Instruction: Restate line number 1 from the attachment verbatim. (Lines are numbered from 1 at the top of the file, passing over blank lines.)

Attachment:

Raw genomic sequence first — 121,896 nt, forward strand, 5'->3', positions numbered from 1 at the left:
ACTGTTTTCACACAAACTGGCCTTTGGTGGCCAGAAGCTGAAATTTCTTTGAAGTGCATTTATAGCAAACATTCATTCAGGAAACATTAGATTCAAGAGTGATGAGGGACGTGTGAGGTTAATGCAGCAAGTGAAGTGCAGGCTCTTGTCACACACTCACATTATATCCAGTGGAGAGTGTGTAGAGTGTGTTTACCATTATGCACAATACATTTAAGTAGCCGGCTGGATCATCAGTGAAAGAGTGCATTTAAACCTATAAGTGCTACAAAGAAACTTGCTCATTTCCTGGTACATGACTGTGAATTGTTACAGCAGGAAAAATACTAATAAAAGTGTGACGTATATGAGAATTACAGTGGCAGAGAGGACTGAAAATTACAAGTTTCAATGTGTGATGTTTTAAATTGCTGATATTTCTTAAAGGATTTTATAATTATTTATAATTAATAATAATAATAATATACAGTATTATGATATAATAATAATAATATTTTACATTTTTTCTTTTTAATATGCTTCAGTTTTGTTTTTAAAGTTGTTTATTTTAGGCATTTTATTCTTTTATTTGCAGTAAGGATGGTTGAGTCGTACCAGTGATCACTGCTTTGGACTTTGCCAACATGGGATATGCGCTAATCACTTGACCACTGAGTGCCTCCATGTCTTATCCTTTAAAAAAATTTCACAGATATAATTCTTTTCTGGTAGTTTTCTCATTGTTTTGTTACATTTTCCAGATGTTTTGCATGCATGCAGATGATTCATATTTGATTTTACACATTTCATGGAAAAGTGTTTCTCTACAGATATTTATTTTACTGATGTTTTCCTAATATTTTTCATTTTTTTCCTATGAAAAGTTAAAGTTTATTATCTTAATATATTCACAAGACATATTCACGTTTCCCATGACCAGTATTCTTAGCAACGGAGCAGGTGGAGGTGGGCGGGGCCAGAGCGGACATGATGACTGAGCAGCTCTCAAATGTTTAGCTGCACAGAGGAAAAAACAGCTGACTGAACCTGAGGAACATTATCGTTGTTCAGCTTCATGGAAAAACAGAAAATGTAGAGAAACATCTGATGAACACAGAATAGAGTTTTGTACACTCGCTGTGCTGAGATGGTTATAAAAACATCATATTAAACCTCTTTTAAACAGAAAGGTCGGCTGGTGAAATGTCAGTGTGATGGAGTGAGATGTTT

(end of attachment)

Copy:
Raw genomic sequence first — 121,896 nt, forward strand, 5'->3', positions numbered from 1 at the left: